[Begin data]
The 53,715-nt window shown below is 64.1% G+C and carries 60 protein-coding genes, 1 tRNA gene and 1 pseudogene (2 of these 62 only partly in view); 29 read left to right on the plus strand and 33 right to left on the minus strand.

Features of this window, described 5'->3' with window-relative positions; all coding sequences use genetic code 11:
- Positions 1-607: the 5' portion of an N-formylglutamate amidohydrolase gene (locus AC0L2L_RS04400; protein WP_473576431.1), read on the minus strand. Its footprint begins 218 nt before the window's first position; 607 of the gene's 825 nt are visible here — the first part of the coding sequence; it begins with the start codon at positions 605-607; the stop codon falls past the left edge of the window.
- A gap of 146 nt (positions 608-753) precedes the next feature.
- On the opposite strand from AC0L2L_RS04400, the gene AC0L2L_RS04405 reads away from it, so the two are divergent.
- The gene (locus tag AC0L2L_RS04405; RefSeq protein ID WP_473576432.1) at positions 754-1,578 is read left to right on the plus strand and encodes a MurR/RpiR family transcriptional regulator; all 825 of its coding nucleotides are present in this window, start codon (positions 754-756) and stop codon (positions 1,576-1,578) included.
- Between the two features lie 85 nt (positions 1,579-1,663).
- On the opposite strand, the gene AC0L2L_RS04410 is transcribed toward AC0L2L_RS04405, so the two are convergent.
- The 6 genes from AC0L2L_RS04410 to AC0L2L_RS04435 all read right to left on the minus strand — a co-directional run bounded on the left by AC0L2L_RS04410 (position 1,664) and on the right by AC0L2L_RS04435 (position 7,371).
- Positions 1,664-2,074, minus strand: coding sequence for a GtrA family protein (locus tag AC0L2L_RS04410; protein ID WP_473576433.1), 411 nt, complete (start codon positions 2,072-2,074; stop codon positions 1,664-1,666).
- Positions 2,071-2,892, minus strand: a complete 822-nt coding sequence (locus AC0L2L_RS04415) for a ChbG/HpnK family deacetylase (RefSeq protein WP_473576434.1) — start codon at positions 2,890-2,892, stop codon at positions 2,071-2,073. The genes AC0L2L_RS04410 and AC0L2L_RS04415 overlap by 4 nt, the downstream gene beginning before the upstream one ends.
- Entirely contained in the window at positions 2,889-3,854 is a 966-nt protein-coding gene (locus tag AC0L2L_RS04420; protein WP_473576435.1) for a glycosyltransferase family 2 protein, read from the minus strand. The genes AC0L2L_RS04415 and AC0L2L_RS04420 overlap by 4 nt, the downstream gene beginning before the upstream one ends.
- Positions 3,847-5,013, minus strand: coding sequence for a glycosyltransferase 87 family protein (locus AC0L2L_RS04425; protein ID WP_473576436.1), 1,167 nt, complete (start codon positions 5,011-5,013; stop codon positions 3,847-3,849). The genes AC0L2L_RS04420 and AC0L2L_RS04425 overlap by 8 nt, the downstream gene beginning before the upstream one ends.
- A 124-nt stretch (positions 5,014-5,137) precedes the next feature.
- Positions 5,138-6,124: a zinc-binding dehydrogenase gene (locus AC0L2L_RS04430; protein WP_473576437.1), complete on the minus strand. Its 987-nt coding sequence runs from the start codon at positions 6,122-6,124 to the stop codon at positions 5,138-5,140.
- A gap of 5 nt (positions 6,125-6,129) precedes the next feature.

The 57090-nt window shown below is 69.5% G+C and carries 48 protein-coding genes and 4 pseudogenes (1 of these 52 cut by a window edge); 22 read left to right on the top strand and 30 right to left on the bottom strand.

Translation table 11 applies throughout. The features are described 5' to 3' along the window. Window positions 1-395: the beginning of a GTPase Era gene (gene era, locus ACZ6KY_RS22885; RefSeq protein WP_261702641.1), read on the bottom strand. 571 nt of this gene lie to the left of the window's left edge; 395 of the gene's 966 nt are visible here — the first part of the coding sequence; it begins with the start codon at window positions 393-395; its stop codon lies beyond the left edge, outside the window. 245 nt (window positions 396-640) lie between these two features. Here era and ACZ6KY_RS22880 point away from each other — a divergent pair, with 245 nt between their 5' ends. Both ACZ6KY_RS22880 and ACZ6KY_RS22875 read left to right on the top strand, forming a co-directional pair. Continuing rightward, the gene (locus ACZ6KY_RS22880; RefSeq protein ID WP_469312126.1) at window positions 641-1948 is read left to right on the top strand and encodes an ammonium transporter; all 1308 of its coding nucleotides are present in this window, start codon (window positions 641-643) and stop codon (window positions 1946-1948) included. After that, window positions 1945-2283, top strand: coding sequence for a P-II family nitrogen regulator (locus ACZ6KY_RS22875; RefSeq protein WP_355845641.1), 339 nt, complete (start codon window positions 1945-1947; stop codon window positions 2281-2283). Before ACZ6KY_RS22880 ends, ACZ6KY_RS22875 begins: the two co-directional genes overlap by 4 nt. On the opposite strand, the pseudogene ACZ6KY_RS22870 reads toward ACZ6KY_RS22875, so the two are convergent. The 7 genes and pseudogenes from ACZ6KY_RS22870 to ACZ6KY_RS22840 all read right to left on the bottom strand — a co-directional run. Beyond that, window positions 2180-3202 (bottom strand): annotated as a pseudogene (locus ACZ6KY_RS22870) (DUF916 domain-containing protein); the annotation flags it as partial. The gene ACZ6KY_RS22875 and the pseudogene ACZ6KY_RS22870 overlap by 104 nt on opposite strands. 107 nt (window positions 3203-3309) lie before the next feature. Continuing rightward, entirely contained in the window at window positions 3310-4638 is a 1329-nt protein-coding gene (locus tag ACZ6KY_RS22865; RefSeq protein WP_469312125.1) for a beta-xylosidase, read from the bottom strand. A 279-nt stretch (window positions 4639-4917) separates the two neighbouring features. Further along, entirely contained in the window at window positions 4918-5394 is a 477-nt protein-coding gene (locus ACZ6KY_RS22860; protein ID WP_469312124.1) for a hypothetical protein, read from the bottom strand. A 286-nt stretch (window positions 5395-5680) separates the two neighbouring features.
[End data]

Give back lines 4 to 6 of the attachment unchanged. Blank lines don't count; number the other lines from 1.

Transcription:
- A gap of 146 nt (positions 608-753) precedes the next feature.
- On the opposite strand from AC0L2L_RS04400, the gene AC0L2L_RS04405 reads away from it, so the two are divergent.
- The gene (locus tag AC0L2L_RS04405; RefSeq protein ID WP_473576432.1) at positions 754-1,578 is read left to right on the plus strand and encodes a MurR/RpiR family transcriptional regulator; all 825 of its coding nucleotides are present in this window, start codon (positions 754-756) and stop codon (positions 1,576-1,578) included.